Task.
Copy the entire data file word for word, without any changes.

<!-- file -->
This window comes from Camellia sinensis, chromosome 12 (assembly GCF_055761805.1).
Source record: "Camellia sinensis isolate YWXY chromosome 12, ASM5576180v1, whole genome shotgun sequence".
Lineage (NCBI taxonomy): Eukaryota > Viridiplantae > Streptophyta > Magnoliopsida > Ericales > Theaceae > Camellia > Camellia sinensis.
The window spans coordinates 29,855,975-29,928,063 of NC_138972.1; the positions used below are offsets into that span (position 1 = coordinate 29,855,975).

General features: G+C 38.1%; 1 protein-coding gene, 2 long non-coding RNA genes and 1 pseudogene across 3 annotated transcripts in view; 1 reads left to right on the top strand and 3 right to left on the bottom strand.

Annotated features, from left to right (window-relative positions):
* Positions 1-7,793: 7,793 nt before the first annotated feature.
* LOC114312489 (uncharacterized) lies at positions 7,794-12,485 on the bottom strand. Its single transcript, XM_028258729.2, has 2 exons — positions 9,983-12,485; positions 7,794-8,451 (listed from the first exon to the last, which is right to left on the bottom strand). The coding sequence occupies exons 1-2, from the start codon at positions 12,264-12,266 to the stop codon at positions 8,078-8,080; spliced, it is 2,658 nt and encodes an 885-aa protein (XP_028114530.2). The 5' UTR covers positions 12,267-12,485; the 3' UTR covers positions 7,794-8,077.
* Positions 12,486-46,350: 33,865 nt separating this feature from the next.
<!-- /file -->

This window comes from Camellia sinensis, chromosome 12 (assembly GCF_055761805.1).
Source record: "Camellia sinensis isolate YWXY chromosome 12, ASM5576180v1, whole genome shotgun sequence".
Lineage (NCBI taxonomy): Eukaryota > Viridiplantae > Streptophyta > Magnoliopsida > Ericales > Theaceae > Camellia > Camellia sinensis.
The window spans coordinates 29,855,975-29,928,063 of NC_138972.1; the positions used below are offsets into that span (position 1 = coordinate 29,855,975).

General features: G+C 38.1%; 1 protein-coding gene, 2 long non-coding RNA genes and 1 pseudogene across 3 annotated transcripts in view; 1 reads left to right on the top strand and 3 right to left on the bottom strand.

Annotated features, from left to right (window-relative positions):
* Positions 1-7,793: 7,793 nt before the first annotated feature.
* LOC114312489 (uncharacterized) lies at positions 7,794-12,485 on the bottom strand. Its single transcript, XM_028258729.2, has 2 exons — positions 9,983-12,485; positions 7,794-8,451 (listed from the first exon to the last, which is right to left on the bottom strand). The coding sequence occupies exons 1-2, from the start codon at positions 12,264-12,266 to the stop codon at positions 8,078-8,080; spliced, it is 2,658 nt and encodes an 885-aa protein (XP_028114530.2). The 5' UTR covers positions 12,267-12,485; the 3' UTR covers positions 7,794-8,077.
* Positions 12,486-46,350: 33,865 nt separating this feature from the next.